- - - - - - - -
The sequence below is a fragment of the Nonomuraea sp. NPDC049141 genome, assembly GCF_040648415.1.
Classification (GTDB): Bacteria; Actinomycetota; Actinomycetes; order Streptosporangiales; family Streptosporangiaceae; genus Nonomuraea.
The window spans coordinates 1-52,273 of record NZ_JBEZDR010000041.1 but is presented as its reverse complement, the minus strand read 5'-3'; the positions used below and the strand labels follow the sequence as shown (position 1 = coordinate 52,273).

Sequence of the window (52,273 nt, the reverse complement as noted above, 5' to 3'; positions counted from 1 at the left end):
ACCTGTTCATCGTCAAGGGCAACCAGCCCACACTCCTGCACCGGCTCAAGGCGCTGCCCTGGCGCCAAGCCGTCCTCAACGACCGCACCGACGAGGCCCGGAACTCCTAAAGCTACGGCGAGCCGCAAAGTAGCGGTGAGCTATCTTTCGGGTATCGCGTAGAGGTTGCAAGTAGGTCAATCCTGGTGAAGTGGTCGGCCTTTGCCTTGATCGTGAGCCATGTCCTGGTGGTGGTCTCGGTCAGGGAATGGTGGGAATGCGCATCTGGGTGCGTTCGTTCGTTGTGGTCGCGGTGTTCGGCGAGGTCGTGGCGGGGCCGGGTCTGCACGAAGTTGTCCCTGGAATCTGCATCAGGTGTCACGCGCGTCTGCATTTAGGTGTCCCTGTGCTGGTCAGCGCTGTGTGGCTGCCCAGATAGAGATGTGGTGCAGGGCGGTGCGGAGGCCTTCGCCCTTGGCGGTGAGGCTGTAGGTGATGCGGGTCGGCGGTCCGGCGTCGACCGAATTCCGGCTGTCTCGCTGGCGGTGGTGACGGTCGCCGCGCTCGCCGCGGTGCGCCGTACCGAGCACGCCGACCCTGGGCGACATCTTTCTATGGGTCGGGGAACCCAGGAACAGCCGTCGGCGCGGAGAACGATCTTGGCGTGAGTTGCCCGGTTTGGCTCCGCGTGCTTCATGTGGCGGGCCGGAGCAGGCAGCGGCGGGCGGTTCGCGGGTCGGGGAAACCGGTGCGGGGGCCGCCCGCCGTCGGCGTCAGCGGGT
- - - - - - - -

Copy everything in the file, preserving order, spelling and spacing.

The sequence below is a fragment of the Nonomuraea sp. NPDC049141 genome, assembly GCF_040648415.1.
Classification (GTDB): Bacteria; Actinomycetota; Actinomycetes; order Streptosporangiales; family Streptosporangiaceae; genus Nonomuraea.
The window spans coordinates 1-52,273 of record NZ_JBEZDR010000041.1 but is presented as its reverse complement, the minus strand read 5'-3'; the positions used below and the strand labels follow the sequence as shown (position 1 = coordinate 52,273).

Sequence of the window (52,273 nt, the reverse complement as noted above, 5' to 3'; positions counted from 1 at the left end):
ACCTGTTCATCGTCAAGGGCAACCAGCCCACACTCCTGCACCGGCTCAAGGCGCTGCCCTGGCGCCAAGCCGTCCTCAACGACCGCACCGACGAGGCCCGGAACTCCTAAAGCTACGGCGAGCCGCAAAGTAGCGGTGAGCTATCTTTCGGGTATCGCGTAGAGGTTGCAAGTAGGTCAATCCTGGTGAAGTGGTCGGCCTTTGCCTTGATCGTGAGCCATGTCCTGGTGGTGGTCTCGGTCAGGGAATGGTGGGAATGCGCATCTGGGTGCGTTCGTTCGTTGTGGTCGCGGTGTTCGGCGAGGTCGTGGCGGGGCCGGGTCTGCACGAAGTTGTCCCTGGAATCTGCATCAGGTGTCACGCGCGTCTGCATTTAGGTGTCCCTGTGCTGGTCAGCGCTGTGTGGCTGCCCAGATAGAGATGTGGTGCAGGGCGGTGCGGAGGCCTTCGCCCTTGGCGGTGAGGCTGTAGGTGATGCGGGTCGGCGGTCCGGCGTCGACCGAATTCCGGCTGTCTCGCTGGCGGTGGTGACGGTCGCCGCGCTCGCCGCGGTGCGCCGTACCGAGCACGCCGACCCTGGGCGACATCTTTCTATGGGTCGGGGAACCCAGGAACAGCCGTCGGCGCGGAGAACGATCTTGGCGTGAGTTGCCCGGTTTGGCTCCGCGTGCTTCATGTGGCGGGCCGGAGCAGGCAGCGGCGGGCGGTTCGCGGGTCGGGGAAACCGGTGCGGGGGCCGCCCGCCGTCGGCGTCAGCGGGT